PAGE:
Defining and classifying public health systems: a critical interpretive synthesis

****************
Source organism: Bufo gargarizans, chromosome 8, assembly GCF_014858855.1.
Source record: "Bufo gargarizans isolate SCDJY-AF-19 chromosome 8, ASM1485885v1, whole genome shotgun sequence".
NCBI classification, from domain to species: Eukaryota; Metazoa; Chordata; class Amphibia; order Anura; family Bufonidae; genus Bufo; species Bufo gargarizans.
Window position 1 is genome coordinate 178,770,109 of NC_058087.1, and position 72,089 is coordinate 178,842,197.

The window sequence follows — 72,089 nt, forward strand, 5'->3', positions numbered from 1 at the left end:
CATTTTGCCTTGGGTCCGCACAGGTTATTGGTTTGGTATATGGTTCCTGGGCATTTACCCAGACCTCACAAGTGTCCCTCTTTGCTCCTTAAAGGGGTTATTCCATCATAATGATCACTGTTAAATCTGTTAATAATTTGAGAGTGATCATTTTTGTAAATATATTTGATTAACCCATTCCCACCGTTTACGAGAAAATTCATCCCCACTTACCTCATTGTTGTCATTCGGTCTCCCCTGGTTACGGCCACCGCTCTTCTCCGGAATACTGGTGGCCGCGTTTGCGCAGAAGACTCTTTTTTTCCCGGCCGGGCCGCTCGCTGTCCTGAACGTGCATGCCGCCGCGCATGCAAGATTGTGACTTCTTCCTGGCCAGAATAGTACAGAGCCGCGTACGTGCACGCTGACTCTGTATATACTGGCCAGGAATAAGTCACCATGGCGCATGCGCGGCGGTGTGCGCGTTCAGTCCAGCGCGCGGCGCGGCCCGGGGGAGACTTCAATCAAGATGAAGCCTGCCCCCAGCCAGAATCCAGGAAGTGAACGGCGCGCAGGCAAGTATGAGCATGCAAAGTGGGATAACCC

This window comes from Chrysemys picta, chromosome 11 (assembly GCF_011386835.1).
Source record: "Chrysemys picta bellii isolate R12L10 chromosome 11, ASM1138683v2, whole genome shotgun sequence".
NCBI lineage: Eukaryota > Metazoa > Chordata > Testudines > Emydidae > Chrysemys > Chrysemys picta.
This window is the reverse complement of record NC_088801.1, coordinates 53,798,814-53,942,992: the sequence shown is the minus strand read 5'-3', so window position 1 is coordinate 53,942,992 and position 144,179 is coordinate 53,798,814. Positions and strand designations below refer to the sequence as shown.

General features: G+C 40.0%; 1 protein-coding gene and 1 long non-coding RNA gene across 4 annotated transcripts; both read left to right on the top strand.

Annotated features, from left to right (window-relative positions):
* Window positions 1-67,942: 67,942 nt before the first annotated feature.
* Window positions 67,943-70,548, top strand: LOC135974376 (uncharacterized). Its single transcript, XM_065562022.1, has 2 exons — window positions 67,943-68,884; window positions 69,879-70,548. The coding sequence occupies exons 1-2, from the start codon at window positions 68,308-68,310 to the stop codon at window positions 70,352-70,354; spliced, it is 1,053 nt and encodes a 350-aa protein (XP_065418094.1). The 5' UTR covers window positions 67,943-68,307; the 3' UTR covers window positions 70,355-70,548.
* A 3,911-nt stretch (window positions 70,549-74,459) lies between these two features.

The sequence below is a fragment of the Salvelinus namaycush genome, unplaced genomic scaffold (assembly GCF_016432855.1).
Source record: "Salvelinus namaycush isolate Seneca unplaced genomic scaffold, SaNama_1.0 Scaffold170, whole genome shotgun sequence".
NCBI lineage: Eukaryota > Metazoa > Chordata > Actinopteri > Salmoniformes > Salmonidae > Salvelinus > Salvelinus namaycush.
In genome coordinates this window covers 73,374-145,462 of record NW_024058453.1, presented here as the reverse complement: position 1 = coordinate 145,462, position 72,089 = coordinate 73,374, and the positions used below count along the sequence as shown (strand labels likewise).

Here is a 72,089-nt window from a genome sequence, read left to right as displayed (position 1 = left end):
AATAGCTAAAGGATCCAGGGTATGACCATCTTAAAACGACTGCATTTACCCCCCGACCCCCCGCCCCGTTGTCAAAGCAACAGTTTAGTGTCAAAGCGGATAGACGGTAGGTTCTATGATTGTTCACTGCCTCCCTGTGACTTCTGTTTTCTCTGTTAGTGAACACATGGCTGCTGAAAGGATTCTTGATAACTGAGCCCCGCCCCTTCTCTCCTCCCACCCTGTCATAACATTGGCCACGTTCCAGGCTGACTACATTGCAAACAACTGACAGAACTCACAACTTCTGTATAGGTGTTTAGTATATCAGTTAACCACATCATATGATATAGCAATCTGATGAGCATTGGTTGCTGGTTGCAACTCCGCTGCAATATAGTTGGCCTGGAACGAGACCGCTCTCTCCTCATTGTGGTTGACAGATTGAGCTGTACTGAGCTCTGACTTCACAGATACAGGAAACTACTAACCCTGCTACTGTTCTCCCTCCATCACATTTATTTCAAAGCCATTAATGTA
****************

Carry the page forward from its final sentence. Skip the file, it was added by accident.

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BACKGROUND: The introduction of the determinants of health has caused a shift towards understanding health from a holistic perspective as well as increased recognition of public health's contributions to the health of the population. Several frameworks exist to conceptualise healthcare systems, highlighting the stark contrast of frameworks unique to public health systems. The objectives of this study were to define public health systems and assess differences between healthcare systems and public health systems within established health systems frameworks. METHODS: A critical interpretive synthesis was conducted. Databases searched included EBSCOhost, OVID, Scholars Portal, Web of Science, Cochrane Library and Health Systems Evidence. Data extraction, coding and analysis followed a best-fit framework analysis method. Initial codes were based on a current leading health systems and policy classification scheme - health systems arrangements (governance, financial and delivery arrangements). RESULTS: A total of 5933 unique documents were identified and 67 were included in the analysis. Definitions of public health and public health systems varied significantly as did their roles and functions across jurisdictions. Public health systems arrangements generally followed those of health systems, with the addition of partnerships (community and inter-sectoral) and communication playing a larger role in public health. A public health systems framework and conceptualisation of how public health currently fits within health systems are presented. CONCLUSIONS: Public health systems are unique and vital entities within health systems. In addition to examining how public health and public health systems have been defined within the literature, this review suggests that establishing the scope of public health is crucial to understanding its role within the larger health system and adds to the discourse around the relationship between public health, healthcare and population health. More broadly, this study addresses an important gap in understanding public health systems and provides conceptual and practical contributions as well as areas for future research.
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